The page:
Self-Test: Does Your Child on the Autism Spectrum Have a Learning Disability?

“I think my son with autism (high functioning) may have a learning disability. How can I know for sure? And what should I do about it?”

Many kids with Asperger’s and High-Functioning Autism have difficulty with writing, reading comprehension, or other learning-related tasks, but this doesn’t necessarily mean they have a learning disability. A youngster with a learning disability often has several related signs, which persist over time. The signs of a disability vary from child to child.

Each learning disability has its own signs. Also, not every child with a particular disability will have ALL of the signs. Common indicators include:
  • Difficulty finding the right way to say something
  • Difficulty listening well
  • Difficulty remembering
  • Difficulty staying on task (i.e., easily distracted)
  • Difficulty with concepts related to time
  • Difficulty with reading and/or writing
  • Immature way of speaking
  • Impulsive behavior
  • Inappropriate responses in school or social situations
  • Inconsistent school performance
  • Poor coordination
  • Problems paying attention
  • Problems staying organized
  • Problems understanding words or concepts
  • Problems with math skills
  • Trouble following directions

Here are some common learning disabilities and the signs associated with them:


Dyspraxia—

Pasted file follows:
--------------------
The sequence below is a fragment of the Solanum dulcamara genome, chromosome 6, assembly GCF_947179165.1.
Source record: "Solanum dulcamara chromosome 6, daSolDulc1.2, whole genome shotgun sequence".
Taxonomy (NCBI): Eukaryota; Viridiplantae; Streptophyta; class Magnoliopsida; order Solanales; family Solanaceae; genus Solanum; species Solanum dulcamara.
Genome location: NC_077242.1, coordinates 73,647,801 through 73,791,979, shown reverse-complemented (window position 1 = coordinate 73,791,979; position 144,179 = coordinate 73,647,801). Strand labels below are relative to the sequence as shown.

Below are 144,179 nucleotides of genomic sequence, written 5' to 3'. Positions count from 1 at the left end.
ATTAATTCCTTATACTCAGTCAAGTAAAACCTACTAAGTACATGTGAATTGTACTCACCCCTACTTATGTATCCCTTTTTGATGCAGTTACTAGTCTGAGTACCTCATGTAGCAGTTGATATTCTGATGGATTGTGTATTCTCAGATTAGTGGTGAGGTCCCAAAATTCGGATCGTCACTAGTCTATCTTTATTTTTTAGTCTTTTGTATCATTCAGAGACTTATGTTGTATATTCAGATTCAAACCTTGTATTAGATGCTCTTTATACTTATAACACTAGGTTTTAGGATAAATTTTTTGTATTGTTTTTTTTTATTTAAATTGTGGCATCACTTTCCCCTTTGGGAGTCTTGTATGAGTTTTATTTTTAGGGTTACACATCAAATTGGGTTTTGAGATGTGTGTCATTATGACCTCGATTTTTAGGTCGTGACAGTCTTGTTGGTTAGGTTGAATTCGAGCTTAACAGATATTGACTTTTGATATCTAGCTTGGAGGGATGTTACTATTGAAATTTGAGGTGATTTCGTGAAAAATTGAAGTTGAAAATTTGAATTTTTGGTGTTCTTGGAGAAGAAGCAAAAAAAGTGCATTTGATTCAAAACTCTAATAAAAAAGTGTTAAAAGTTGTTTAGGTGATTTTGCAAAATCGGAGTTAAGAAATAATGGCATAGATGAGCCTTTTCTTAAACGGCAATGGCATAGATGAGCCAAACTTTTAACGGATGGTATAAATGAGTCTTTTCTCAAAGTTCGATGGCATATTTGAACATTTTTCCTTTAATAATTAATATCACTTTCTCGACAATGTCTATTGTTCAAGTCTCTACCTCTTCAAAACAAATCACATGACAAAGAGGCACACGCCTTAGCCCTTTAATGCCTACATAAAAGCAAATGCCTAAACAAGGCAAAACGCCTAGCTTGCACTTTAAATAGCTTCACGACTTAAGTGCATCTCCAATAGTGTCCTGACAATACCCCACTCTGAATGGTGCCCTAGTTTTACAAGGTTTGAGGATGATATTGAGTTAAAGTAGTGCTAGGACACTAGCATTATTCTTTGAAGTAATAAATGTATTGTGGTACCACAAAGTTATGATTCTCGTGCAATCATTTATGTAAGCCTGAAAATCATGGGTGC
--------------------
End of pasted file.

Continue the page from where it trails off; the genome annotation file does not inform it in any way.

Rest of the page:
A child with dyspraxia has problems with motor tasks (e.g., hand-eye coordination) that can interfere with learning. Other symptoms of dyspraxia include:
  • Trouble with tasks that require hand-eye coordination (e.g., coloring within the lines, assembling puzzles, cutting precisely, etc.)
  • Sensitivity to touch (e.g., irritation over certain clothing textures)
  • Sensitivity to loud and/or repetitive noises (e.g., ticking of a clock)
  • Problems organizing oneself and one's things
  • Poor balance
  • Breaking things

 ==> Parenting Children and Teens with High-Functioning Autism

Dysgraphia—

Dysgraphia is characterized by problems with writing, which cause a youngster to be tense and awkward when holding a pen or pencil to the extent of contorting his body. The youngster with very poor handwriting that he does not outgrow may have dysgraphia. Other signs of Dysgraphia include:
  • Trouble writing down thoughts in a logical sequence
  • Trouble writing down ideas
  • Saying words out loud while writing
  • Problems with grammar
  • Leaving words unfinished or omitting them when writing sentences
  • A strong dislike of writing 
  • A quick loss of interest while writing

Dyscalculia—

Signs of this disorder include problems understanding basic math concepts (e.g., fractions, number lines, positive and negative numbers, etc.). Other symptoms include:
  • Trouble with understanding the time sequence of events
  • Trouble recognizing logical information sequences (e.g., steps in math problems)
  • Trouble making change in cash transactions
  • Messiness in putting math problems on paper
  • Difficulty with verbally describing math processes
  • Difficulty with math-related word problems



Dyslexia—

Children with dyslexia usually have trouble making the connections between letters and sounds. They also have difficulty with spelling and recognizing words. Other signs include:
  • Trouble learning foreign languages
  • Trouble distinguishing left from right
  • Slowness in learning songs and rhymes
  • Slow reading
  • Poor spelling
  • Poor self-expression (e.g., saying "thing" or "stuff" for words not recalled)
  • Giving up on longer reading tasks
  • Failure to fully understand what others are saying
  • Difficulty understanding questions and following directions
  • Difficulty recalling numbers in sequence (e.g., telephone numbers and addresses)
  • Difficulty organizing written and spoken language
  • Difficulty learning new vocabulary (either through hearing or reading)